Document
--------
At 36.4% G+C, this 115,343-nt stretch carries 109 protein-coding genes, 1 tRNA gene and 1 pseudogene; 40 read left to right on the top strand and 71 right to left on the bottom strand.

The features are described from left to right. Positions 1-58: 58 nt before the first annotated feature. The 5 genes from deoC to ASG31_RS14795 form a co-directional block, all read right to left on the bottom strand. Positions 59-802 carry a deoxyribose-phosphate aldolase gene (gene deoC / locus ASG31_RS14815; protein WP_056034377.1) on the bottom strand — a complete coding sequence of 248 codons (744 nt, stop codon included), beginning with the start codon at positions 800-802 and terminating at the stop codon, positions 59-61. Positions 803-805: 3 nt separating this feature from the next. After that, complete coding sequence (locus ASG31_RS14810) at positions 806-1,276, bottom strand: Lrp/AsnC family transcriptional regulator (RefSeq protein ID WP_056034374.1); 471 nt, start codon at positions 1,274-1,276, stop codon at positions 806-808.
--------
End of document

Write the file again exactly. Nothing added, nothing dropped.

At 36.4% G+C, this 115,343-nt stretch carries 109 protein-coding genes, 1 tRNA gene and 1 pseudogene; 40 read left to right on the top strand and 71 right to left on the bottom strand.

The features are described from left to right. Positions 1-58: 58 nt before the first annotated feature. The 5 genes from deoC to ASG31_RS14795 form a co-directional block, all read right to left on the bottom strand. Positions 59-802 carry a deoxyribose-phosphate aldolase gene (gene deoC / locus ASG31_RS14815; protein WP_056034377.1) on the bottom strand — a complete coding sequence of 248 codons (744 nt, stop codon included), beginning with the start codon at positions 800-802 and terminating at the stop codon, positions 59-61. Positions 803-805: 3 nt separating this feature from the next. After that, complete coding sequence (locus ASG31_RS14810) at positions 806-1,276, bottom strand: Lrp/AsnC family transcriptional regulator (RefSeq protein ID WP_056034374.1); 471 nt, start codon at positions 1,274-1,276, stop codon at positions 806-808.